I read constantly. It doesn’t matter the weather or the time of the year. I just read. While I do a fair amount of news reading with the NY Times, Washington Post, etc. I embrace my pleasure reading. But as I mentioned in a previous blog, I’ve gotten choosy with my selections.
I was browsing on Amazon for something interesting. Not fluff. Not too light. But not too deep that it wiped out my pleasure and only brought angst. I can’t do angst right now in the present political climate.
So I found a good mystery by Charles Finch. Apparently, it’s the first in a six book series. This was called A Beautiful Blue Death. The setting is Victorian London and Charles Lenox is gentleman and amateur detective. The plot held my interest and the characters were likable. For the most part. The ending seemed to drag a bit almost in an effort by the author to prolong the story. But overall, it was an enjoyable read.
However, I’m now reading The Visionist by Rachel Urquhart. I purchased the novel in Stockbridge at the gift shop at the Red Lion Inn where Alice and I had lunch.
The setting is the Berkshires, where we were visiting. The author grew up spending summers in the Pittsfield, Mass. area. And unbeknownst to me when we visited, a major Shaker settlement was located there in the mid-1800’s. (Hancock Shaker Village is still there and visitors can tour the museum, etc. I’m hoping that Alice and I will pay it a visit when we return next May) In the 1930’s the author’s grandfather purchased what had been a Shaker meetinghouse and the author now lives there.
I know very little about the Shakers, except for their furniture. So I thought this would be a good opportunity to learn because the novel is fiction based on fact. And the author did extensive research. The story is told from three points of view. Polly Kimball is 15 and through a series of unfortunate events, she ends up at the settlement with her younger brother, Ben, looking for shelter. Shaker Sister Charity takes Polly under her wing to teach her the ways of the religious sect. And Simon Pryor is the fire inspector investigating the fire of Polly’s farmhouse where her father perished in the flames.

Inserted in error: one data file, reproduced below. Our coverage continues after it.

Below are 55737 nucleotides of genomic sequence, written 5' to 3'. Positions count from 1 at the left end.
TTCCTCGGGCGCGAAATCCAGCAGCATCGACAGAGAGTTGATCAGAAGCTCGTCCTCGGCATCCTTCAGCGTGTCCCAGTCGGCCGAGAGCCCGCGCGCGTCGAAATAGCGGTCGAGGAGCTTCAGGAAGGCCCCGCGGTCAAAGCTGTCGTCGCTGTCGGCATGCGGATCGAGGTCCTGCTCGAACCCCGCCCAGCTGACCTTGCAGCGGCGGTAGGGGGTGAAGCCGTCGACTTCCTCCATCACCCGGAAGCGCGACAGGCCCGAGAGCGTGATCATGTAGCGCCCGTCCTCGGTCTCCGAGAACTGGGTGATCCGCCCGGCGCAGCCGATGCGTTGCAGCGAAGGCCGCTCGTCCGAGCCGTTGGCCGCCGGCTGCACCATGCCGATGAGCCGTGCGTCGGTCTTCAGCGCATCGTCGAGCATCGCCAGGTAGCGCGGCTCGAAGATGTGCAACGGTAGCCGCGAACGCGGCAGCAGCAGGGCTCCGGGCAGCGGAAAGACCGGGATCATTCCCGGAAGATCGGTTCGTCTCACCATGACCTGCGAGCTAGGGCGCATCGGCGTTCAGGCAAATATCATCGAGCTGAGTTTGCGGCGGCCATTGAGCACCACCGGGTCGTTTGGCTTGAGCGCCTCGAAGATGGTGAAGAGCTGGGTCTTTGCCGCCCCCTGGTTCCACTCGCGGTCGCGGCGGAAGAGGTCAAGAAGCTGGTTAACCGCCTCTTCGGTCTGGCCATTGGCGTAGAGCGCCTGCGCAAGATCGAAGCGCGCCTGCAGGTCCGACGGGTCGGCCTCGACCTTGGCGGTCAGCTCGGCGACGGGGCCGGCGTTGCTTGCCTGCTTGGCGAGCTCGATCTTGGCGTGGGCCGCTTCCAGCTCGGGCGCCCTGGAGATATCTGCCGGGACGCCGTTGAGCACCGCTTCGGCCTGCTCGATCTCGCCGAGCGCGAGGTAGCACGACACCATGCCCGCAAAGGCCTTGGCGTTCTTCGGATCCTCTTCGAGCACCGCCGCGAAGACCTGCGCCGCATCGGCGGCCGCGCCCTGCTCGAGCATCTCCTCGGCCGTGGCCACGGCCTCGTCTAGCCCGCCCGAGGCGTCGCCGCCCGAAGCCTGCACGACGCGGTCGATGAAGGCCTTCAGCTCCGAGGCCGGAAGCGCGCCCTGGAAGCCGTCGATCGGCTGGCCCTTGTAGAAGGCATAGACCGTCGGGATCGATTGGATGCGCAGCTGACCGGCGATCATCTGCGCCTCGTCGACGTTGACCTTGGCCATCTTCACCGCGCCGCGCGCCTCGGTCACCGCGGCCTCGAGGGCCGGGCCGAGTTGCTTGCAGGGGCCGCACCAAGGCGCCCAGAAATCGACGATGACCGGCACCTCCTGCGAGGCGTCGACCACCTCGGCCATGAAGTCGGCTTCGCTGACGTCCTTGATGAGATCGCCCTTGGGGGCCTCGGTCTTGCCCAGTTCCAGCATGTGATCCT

Like so many religions, there are rules and regulations. Sisters and brethren are kept separate in daily life. Once one has agreed to join the settlement, they must renounce all blood relatives. (At age 18, they do have a choice to sign a covenant or leave for the World) They have total isolation. No sex is allowed. Young girls in these communities are being visited by extraordinary mystical visions. When Polly arrives, she is expectedly exalted as their Visionist, which brings renown to the settlement.
I’m on page 100 and very much enjoying the story. It’s very well written and has a bit of a mystery to the plot. It’s a story of female friendship. But it also questions belief, identity, truth and lies. I highly recommend it!
I look forward to hearing what you’re reading this summer.
See you here next time…………….